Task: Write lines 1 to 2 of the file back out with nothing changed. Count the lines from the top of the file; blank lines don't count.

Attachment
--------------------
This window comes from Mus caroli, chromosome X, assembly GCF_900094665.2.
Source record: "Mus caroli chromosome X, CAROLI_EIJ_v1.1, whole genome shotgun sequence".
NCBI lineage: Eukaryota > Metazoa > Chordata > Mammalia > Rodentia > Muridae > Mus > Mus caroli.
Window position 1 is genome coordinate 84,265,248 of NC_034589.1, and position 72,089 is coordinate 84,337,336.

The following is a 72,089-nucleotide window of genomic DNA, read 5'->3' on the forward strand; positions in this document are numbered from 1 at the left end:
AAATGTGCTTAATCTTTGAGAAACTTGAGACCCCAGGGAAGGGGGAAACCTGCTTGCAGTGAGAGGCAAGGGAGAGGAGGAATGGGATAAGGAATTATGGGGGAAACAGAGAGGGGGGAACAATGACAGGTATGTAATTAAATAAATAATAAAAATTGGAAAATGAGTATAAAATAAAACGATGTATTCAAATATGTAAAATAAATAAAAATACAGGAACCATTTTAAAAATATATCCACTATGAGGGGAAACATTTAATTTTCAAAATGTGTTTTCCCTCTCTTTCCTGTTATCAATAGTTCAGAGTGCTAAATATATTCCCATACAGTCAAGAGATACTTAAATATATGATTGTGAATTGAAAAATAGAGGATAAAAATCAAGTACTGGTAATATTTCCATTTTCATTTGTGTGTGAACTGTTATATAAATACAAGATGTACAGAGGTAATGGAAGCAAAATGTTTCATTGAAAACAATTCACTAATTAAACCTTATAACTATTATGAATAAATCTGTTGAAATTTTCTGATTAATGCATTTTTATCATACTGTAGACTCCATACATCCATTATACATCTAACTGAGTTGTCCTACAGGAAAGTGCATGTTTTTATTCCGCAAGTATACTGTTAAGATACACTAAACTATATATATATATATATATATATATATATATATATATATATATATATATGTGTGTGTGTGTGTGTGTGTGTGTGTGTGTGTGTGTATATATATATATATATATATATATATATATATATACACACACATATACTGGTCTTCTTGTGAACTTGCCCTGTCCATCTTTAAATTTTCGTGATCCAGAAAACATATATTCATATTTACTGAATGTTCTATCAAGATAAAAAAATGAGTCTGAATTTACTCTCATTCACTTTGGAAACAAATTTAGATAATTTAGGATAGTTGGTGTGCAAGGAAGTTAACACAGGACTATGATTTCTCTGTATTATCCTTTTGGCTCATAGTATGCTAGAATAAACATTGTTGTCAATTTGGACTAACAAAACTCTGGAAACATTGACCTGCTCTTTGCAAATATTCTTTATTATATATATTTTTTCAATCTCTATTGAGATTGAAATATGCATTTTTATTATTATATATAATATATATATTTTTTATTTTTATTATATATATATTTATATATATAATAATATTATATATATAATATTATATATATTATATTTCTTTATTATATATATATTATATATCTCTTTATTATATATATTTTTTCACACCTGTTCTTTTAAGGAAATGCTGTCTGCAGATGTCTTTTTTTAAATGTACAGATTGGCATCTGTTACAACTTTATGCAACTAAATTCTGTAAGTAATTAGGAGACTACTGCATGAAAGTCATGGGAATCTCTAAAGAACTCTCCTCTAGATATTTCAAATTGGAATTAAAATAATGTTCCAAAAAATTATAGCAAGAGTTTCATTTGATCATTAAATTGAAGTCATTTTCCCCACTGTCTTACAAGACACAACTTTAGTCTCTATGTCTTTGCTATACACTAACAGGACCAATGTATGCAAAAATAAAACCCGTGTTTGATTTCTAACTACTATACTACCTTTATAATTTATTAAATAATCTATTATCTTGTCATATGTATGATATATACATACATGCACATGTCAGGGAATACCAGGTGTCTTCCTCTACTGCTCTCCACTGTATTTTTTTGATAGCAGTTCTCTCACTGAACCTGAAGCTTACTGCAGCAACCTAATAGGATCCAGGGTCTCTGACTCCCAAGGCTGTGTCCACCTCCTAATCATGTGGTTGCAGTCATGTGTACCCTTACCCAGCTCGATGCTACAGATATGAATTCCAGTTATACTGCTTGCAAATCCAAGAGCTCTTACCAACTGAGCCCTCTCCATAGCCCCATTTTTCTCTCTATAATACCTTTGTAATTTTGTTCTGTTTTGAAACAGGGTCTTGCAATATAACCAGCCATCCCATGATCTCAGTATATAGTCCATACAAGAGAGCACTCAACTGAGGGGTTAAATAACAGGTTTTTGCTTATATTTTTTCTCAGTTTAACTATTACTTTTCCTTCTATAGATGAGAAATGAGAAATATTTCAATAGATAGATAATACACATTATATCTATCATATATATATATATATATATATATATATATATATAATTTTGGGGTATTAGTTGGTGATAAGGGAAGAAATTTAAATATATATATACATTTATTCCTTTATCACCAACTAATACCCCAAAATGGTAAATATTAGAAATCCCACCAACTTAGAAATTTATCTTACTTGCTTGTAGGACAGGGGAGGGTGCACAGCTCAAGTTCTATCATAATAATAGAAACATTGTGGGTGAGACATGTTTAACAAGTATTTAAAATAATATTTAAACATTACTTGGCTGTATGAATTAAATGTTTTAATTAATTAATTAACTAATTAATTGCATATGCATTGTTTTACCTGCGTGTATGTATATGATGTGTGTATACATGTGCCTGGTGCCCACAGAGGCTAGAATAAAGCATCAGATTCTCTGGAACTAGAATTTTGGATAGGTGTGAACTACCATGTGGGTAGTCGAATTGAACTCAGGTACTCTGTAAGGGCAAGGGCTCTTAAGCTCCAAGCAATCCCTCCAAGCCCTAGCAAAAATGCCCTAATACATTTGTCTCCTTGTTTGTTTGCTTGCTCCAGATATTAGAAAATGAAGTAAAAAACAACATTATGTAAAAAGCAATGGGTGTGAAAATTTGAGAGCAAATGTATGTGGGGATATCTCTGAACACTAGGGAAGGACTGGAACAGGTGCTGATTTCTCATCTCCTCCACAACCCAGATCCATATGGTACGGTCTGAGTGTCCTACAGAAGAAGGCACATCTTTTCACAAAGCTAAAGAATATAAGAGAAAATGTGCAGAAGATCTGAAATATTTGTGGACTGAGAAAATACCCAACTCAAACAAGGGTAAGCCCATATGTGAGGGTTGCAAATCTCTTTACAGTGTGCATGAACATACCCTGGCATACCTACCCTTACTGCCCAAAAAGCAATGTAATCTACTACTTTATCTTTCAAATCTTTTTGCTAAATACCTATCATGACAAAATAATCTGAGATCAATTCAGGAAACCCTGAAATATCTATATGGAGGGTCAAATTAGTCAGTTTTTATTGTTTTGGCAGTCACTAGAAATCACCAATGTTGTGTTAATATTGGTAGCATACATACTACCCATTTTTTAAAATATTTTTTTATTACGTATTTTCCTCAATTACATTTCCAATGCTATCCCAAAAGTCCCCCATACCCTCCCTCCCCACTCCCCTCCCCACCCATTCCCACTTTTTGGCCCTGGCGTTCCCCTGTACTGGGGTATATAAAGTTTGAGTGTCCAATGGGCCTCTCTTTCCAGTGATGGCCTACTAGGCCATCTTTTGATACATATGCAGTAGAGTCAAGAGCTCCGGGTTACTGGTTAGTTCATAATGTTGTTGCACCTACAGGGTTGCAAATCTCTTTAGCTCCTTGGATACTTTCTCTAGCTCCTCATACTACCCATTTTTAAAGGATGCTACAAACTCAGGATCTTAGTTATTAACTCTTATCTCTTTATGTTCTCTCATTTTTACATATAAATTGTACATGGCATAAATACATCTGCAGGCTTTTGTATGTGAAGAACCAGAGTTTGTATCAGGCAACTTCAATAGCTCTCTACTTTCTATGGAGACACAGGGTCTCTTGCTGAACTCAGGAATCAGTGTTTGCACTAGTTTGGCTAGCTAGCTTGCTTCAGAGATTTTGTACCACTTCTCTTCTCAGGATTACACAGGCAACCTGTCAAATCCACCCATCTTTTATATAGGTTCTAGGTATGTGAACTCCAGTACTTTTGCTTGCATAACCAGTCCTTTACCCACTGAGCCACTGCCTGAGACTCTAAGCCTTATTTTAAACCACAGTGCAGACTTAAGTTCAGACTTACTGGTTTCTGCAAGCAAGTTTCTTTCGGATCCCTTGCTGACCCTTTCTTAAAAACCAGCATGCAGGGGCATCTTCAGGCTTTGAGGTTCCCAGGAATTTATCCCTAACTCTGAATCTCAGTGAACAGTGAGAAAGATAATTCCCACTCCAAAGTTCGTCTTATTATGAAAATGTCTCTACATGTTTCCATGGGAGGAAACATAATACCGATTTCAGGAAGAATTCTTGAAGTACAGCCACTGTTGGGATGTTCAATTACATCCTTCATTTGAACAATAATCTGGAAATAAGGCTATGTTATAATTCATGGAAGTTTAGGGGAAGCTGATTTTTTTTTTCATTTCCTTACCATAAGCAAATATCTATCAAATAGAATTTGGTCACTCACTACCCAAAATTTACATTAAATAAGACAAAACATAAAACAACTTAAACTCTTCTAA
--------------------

This window comes from Mus caroli, chromosome X, assembly GCF_900094665.2.
Source record: "Mus caroli chromosome X, CAROLI_EIJ_v1.1, whole genome shotgun sequence".